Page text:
He says the average current annual CIO salary is between £150,000 and £250,000 in the private sector, with the public sector earning on average a little less. His explanation also goes some way to explaining how mega-salary exceptions, the likes of which Tesco and the NHS paying out, are possible against the backdrop of a stagnating market. “The whole departmental area of IT is working much more at integrating with the requirements of the business,” he added. “This has led to more packages being linked into business change and targets, as opposed to plain service provision.”
For example, Tesco’s headline-grabbing generosity was not without good reason, as Clarke’s package was earned in the course of the retailer making £2.25 billion in profits, boosted by over £1 billion in online sales.
Clearly, there are those companies who are willing to pay if technology-based revenue generation can contribute nearly half the yearly profit. Kimberlin said: “I found the market relatively buoyant, although not flooded with vacancies. And I think IT salaries are being paid in line with the responsibilities of the role and the targets of the business, which varies by sector. Ultimately you pay for what you get.”
While she agrees basic salaries have not necessarily increased greatly, she points out performance-related incentives may not play to every individual CIO’s strengths: “Bonuses may not necessarily change the way a CIO does anything.” Kimberlin points to the fact that salary is only one out of the 15 individual criteria she factored into her own final job choice.
Despite the disparity between even the highest of private and public sector salary examples, the Domino’s CIO also said a public sector job “wasn’t something I would’ve ruled out”. She adds: “It would have appealed to the instinct in me that would like to give something back to the society I live in.”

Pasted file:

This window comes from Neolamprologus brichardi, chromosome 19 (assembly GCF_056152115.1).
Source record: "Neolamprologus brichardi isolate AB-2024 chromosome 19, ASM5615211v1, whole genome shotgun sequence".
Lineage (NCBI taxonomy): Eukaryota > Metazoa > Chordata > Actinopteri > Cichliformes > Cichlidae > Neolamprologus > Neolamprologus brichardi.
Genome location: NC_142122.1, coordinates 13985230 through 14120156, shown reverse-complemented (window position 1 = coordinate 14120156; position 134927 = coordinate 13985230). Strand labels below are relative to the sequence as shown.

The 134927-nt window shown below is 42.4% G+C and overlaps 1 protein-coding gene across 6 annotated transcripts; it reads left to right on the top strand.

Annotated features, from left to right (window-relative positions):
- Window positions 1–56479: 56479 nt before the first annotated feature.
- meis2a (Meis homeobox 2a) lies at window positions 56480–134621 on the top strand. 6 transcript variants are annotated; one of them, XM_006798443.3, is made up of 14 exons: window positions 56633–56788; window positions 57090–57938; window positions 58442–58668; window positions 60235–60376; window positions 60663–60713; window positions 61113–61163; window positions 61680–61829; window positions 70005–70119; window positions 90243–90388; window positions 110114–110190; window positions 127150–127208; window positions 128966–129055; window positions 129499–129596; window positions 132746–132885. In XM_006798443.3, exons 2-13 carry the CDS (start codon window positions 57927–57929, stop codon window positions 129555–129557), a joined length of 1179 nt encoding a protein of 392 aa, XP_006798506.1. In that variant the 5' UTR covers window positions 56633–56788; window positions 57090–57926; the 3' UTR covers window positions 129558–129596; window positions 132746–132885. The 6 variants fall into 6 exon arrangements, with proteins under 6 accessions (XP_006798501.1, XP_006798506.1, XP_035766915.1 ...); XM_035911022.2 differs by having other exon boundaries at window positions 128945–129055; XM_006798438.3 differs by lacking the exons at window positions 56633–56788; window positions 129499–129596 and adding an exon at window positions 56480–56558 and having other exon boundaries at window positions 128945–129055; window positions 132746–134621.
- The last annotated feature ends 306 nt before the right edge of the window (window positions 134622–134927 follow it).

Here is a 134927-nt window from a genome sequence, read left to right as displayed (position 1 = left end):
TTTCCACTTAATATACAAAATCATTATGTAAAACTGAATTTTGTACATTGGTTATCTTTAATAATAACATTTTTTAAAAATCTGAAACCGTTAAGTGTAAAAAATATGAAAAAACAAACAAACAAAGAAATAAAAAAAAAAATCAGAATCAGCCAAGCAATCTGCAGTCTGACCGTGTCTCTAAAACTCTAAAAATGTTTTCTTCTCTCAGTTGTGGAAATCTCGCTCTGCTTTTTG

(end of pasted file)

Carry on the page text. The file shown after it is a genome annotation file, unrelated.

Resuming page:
Keith Riley, who currently works for a FTSE 250 company as an interim IT director, agrees that his peers have not been put off public sector roles entirely because of the lower pay scale in comparison to the private ones.
Riley, who was CIO for DIY retailer Wickes until recently, cited the high level of interest raised by Department for Work & Pensions vacancies advertised this year for the implementation of the Jobcentre Plus IT scheme, for example.
“I haven’t been in the market myself since the end of last year, but the current picture I have from talking to other CIO contacts and various headhunter and recruitment firms, is that the market is relatively buoyant,” says Riley.
“Incentive elements seem to have become a bigger part of salaries overall, both at CIO and senior IT management levels. But I would say that pensions are being talked about and considered more than ever before.
“More senior managers certainly are considering a move to the public sector because of the final salary pension certainty versus the uncertainty of incentive schemes.”